Get on the Good Foot

Breakin' it down old-school

 SAT 6/14

Break-dancing is easily one of the coolest and craziest forms of dancing, for it has the most outlandish moves: headspins, poppin'-and-lockin', flares (and miniflares), windmills/helicopters, backwalks, six-steps, the Centipede. Although not so common now, in the early '80s break-dancing was a fundamental part of hip-hop culture; it provided an outlet for self-expression just as viable as MCing or DJing. Why breakin' lost its prominence is unclear. Perhaps it was the unfortunate emphasis on materialism (bling-bling), or maybe the rise of gangsta rap brought about its demise -- it is, admittedly, awfully hard to rap convincingly about busting caps while rockin' the Electric Boogaloo. Fortunately, a few souls are keeping breakin' alive. If you happen to be one of those diehard b-boys or b-girls, or if you simply lament the loss of the ultimate spazzed-out dance form, head on down this afternoon to the Commonspace (615 North Grand Boulevard at Washington Avenue, 314-531-1707), where DJs Espi and Mike 2600 will be spinning old funk, jazz and rock records with break-dancing from 2-4 p.m. The event is free, and all ages are welcome to watch or bust a move. Tripe such as the Macarena comes and goes, but breakin' will always survive. -- Guy Gray

Office fashion can be stifling, but this is just ridiculous.
Office fashion can be stifling, but this is just ridiculous.

Waltzing Through Strauss Park
MetroMarket shines in Grand Center

SAT 6/14

This Saturday (10 a.m.-4 p.m.) is the grand opening of Metropolis St. Louis' MetroMarket, a community festival that transforms tiny Strauss Park (3526 Washington Avenue in Grand Center) into the epicenter of St. Louis' urban-mercantilism universe.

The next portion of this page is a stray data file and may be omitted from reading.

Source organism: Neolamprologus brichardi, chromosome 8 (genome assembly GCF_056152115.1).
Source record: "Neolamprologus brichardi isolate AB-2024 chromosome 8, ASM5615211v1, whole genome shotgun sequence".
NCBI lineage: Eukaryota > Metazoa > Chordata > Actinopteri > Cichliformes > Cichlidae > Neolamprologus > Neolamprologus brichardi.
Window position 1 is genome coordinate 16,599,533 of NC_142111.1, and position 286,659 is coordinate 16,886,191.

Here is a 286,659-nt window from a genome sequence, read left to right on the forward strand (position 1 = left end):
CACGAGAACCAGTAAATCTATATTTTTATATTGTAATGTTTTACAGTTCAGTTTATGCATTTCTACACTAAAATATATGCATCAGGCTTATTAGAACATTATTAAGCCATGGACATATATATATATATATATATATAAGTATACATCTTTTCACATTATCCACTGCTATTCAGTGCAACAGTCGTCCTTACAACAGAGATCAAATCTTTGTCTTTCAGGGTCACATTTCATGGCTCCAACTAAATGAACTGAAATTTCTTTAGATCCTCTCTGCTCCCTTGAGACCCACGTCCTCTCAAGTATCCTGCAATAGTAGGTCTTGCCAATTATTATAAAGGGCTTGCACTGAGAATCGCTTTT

This artistic celebration features live poetry and musical performances (folk trio the Honeyshakers, pictured above, entertains this month), art sales and other tantalizing bohemian offerings from area funmakers.

The monthly fête (a reincarnation of what was called the Grand Market) focuses on St. Louis' culture providers and nonprofits. MetroMarket is held on the second Saturday of each month through October. For general information (and vendor reservations), e-mail metromarketinfo@mstl.org or call 314-497-3190. -- Rob Levy

Free Your Mind
And Juneteenth will follow

The Missouri House of Representatives recently greenlighted a bill to make Juneteenth a statewide legal holiday, but even though Governor Bob Holden has already said the motion will earn his signature, the St. Louis Juneteenth Coalition isn't waiting around. About fifteen events scheduled throughout the month of June aim to celebrate and educate the public about June 19, 1865, the officially earmarked day when African-Americans in far-off reaches of U.S. territories finally heard tell of the Emancipation Proclamation, two years after it was made law.

Events on June 19 proper include an performance at the Grace Hill Settlement House (2600 Hadley Street) that features speeches once given by Harriet Tubman and Frederick Douglass. Folks will also be heading to a free Juneteenth concert featuring blues guitarist Lemuel Sheppard, scheduled for 3:30 p.m. Sunday, June 15, at the Missouri History Museum (Lindell Boulevard at DeBaliviere Avenue). For a full schedule of events, call 314-838-1573. -- Rose Martelli

Corporate Nooses Loosen

SAT 6/14

Neckties apparently make terrible Father's Day gifts but fabulous art objects. Tied2Art and Art2Tied (both free) held jointly at the City Museum (701 North 15th Street) and the ArtLoft (1531 Washington Avenue) from 7 p.m.-midnight, feature art made from ties, about ties and inspired by ties, including a straitjacket made of neckties (pictured). And you can drink mai-tais while you take it all in. Call 314-231-CITY or go to www.vintageneckties.com. -- Paul Friswold

 
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